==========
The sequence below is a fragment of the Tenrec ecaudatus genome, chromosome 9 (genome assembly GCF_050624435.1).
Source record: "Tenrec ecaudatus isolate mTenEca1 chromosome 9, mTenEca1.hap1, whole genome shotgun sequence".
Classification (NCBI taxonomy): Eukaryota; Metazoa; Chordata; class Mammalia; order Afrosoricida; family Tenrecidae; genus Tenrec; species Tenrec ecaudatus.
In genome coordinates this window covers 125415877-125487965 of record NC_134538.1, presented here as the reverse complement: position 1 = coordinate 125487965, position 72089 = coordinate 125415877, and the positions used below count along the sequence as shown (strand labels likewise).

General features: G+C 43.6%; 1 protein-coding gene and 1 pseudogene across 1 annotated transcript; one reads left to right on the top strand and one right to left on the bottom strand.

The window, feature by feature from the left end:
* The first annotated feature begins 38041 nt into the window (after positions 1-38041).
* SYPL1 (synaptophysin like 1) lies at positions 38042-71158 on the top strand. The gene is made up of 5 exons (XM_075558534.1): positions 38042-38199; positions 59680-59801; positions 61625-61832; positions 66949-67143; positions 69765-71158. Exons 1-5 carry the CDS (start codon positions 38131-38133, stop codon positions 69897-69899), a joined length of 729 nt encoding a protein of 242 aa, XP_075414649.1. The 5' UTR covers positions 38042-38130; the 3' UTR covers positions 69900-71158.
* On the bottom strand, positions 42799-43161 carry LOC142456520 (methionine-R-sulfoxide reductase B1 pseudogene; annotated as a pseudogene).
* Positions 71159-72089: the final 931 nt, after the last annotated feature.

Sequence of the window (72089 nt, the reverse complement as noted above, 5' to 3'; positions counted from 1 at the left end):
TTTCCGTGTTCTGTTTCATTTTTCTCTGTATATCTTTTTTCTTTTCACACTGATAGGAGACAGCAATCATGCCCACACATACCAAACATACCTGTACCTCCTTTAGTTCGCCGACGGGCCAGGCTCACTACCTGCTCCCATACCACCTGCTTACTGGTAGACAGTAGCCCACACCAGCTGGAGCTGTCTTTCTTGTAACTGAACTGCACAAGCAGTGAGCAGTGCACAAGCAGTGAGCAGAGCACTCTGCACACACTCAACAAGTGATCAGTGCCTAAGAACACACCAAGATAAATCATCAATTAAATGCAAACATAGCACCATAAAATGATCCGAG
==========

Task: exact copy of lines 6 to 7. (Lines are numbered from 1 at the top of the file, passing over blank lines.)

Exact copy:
The window, feature by feature from the left end:
* The first annotated feature begins 38041 nt into the window (after positions 1-38041).